This entire shocking incident demonstrated to the entire world the dismal stage of wildlife management practices and tiger conservation efforts in India. The evidence put forward by the Maharashtra State Government in front of various courts was mostly circumstantial and had no conclusive evidence to show that the particular tigress was a ‘man-eater’ beyond any reasonable doubts. No conclusive DNA evidence of the animal scat showing human DNA could be provided either. This particular case has walked along the insensitive power corridors of the Indian administration and a heartless judiciary that provided a death sentence to a helpless animal without any credible investigation based on modern wildlife forensic reports. This also casts light on the shabby judicial system of India which has had different standards of judgment for celebrities and ordinary citizens since India’s independence.

There is no report and/or a response regarding the two 10-month-old cubs accompanying Avni to date. Chances are they were either killed or captured and could have become a victim of the thriving wildlife trade and trafficking operating inside India catering to the international wildlife black markets of China and pockets of South East Asia. Lack of education and awareness are among the primary factors contributing to the rapid degradation of local forests, wildlife, and biodiversity across the nation; and the killing of Avni is just an outcome of that. Unplanned and politically motivated infrastructural developments in densely forested areas, allowing illegal encroachments into forested areas and expansion of agriculture and industries in premier forest habitats have promoted widespread human-animal conflicts in India with major land mammals like tigers, lions, leopards, snow leopards, elephants, one-horned Indian rhinoceros, gaurs, primates, deer, and antelopes in different parts of the country. Archaic survey methods and primitive techniques implemented by the relevant agencies across India provide fictitious and questionable data regarding the population dynamics of several species including tigers. Regional politics have also come into play a major role recently in India concerning the conservation of endangered species. Different states within the country are opposing relocation, reintroduction, and expansion of territories for several vulnerable species like tigers, lions, rhinos, Great Indian Bustard, etc to keep a unique tourism tag for their states; while the unfortunate wildlife needs new habitats for their breeding, nesting and foraging habitats since their existing habitats are grossly overcrowded.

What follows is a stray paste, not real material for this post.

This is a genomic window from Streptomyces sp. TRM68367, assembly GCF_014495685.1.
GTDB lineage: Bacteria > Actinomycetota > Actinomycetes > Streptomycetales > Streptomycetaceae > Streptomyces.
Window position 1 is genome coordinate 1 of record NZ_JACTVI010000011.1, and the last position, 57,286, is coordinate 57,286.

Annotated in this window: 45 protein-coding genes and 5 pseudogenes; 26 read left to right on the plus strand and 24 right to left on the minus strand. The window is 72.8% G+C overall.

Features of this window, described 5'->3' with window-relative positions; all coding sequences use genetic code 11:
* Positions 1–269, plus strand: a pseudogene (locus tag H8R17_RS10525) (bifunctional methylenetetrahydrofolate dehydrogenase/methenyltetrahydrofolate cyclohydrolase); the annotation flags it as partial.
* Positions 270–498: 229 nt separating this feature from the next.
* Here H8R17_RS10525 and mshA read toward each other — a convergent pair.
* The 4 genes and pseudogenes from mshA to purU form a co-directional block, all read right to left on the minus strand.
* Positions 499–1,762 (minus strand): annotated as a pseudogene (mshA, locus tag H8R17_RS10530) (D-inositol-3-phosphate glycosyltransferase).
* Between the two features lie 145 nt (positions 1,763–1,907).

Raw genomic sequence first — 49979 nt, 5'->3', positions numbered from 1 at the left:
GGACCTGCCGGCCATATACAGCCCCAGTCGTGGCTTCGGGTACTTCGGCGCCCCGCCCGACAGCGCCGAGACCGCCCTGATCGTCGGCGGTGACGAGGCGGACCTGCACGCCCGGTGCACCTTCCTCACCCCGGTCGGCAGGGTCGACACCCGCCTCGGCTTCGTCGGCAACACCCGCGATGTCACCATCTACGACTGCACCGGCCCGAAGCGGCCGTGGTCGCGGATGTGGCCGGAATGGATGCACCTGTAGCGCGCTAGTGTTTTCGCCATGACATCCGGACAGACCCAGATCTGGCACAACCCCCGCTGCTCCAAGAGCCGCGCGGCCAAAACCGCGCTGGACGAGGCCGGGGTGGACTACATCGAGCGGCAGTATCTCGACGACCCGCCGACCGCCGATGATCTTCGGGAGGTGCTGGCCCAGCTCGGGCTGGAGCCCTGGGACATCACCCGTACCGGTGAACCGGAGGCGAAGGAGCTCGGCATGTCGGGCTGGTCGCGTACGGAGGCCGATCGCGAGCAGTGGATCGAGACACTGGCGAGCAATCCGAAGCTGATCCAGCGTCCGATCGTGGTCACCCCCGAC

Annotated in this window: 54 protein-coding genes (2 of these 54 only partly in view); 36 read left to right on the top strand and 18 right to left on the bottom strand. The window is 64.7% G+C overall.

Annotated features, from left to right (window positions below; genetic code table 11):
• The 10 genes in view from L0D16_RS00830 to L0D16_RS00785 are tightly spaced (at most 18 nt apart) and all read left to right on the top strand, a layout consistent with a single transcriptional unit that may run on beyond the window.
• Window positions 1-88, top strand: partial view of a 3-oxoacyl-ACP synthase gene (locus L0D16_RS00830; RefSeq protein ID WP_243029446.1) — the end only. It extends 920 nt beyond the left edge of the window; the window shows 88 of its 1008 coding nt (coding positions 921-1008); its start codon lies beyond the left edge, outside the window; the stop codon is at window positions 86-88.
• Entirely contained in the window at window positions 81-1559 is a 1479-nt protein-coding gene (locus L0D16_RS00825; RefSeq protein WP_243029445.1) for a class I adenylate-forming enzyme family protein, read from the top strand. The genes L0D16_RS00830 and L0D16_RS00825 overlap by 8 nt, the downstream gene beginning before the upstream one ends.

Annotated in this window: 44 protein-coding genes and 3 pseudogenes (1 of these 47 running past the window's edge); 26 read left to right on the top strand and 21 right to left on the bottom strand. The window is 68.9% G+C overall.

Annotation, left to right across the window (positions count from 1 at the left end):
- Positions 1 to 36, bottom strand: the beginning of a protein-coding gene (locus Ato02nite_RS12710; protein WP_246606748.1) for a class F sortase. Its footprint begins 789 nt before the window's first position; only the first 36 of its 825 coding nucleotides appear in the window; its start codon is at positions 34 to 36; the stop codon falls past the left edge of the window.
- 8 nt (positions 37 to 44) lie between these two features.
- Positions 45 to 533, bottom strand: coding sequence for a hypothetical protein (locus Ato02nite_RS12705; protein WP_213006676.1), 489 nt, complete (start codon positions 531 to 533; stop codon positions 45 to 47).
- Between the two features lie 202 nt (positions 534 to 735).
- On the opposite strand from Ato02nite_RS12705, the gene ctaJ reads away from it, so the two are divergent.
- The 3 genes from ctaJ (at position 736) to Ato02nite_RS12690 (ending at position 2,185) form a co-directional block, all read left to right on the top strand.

Despite being a mega biodiverse nation and with an economy expanding appreciably, India’s record in maintaining quality zoological gardens and wildlife rehabilitation centers are way below the global standards. There are even not enough animal rehabilitation or reintroduction centers too, and most that are available are overcrowded and mismanaged. The need for funding, training, experience, education and infrastructure for proper forest and wildlife management is an important factor that is bringing considerable challenges to successful conservation practices across the country. Tiger being a flagship species is a clear indicator of the state of forest and wildlife management situation in the country. The rise in poaching and trafficking of wildlife like tiger skin and body parts across the nation is attributed to the poor condition of the forest security guards in India. The poor salary, lack of advanced training, education, and awareness, lack of vehicles, modern tracking gadgets and tools, and even shortage of arms and ammunition are making Indian forests extremely vulnerable to poachers, traffickers, insurgents and illegal encroachers and intruders pushing majestic wildlife species like tigers slowly towards extinction. If the government does not wake up now and take corrective measures, Indian forests, wildlife and biodiversity have a very slim chance of recovery from such anthropogenic factors. India may be slowly turning into a deathbed for the last remaining South Asian tigers!